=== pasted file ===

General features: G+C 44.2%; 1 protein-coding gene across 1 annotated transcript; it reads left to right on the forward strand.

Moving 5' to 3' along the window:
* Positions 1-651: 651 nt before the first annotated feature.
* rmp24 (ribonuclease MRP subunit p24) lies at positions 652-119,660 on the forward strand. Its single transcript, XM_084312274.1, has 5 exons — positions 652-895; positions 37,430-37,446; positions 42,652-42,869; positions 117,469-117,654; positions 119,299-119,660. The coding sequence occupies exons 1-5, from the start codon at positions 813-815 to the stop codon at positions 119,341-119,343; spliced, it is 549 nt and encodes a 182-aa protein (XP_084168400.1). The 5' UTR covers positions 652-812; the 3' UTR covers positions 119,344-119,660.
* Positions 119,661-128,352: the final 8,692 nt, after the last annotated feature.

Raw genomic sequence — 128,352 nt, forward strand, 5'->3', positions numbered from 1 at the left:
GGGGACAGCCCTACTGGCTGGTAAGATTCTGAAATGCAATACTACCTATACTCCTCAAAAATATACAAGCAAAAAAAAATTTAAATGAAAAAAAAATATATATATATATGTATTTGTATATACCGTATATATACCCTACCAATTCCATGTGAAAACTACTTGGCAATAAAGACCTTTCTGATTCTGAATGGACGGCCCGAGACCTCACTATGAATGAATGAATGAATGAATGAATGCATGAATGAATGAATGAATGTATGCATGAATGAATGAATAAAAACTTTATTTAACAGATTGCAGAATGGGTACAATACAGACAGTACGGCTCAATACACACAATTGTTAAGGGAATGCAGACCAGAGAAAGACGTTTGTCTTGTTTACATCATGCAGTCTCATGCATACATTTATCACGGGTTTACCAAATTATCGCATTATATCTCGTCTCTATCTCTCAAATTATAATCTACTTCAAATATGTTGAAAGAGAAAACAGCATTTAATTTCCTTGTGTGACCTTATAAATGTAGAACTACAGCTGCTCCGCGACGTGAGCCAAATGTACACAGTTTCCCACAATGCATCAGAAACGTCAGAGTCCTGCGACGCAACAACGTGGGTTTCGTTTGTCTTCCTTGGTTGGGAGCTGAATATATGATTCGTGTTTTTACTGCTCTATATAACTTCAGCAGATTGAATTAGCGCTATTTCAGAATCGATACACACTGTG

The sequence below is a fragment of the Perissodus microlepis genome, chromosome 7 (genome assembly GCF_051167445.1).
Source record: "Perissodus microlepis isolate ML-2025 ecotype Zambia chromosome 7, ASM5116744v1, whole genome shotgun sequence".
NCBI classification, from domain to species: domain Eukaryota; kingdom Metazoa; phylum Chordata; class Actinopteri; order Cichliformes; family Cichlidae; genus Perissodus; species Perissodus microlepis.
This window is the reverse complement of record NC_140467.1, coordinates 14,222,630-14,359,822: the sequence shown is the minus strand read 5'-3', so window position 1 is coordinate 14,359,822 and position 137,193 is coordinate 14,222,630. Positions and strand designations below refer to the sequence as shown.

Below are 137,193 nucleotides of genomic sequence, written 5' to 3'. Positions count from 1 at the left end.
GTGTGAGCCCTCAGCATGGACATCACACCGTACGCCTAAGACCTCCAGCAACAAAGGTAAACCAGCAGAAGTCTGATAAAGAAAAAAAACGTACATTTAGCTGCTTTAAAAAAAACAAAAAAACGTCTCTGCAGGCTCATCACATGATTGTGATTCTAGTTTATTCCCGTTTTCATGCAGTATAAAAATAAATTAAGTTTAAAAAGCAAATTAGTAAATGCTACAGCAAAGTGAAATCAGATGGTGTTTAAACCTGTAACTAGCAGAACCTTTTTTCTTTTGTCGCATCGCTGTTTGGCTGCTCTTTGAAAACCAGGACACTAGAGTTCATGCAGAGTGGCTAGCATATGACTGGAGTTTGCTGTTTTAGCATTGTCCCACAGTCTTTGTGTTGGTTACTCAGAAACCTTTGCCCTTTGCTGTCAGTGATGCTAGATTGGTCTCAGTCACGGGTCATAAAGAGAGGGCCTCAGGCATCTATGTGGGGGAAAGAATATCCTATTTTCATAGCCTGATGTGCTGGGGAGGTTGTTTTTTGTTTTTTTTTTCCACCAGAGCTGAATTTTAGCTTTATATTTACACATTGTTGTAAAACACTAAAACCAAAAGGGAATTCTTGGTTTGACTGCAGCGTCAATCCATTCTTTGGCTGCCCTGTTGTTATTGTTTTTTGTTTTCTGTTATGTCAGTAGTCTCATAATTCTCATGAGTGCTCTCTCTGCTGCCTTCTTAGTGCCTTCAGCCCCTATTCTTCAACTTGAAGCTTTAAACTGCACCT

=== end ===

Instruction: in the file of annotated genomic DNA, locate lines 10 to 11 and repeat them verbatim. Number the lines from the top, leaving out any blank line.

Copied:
NCBI classification, from domain to species: domain Eukaryota; kingdom Metazoa; phylum Chordata; class Actinopteri; order Cichliformes; family Cichlidae; genus Perissodus; species Perissodus microlepis.
This window is the reverse complement of record NC_140467.1, coordinates 14,222,630-14,359,822: the sequence shown is the minus strand read 5'-3', so window position 1 is coordinate 14,359,822 and position 137,193 is coordinate 14,222,630. Positions and strand designations below refer to the sequence as shown.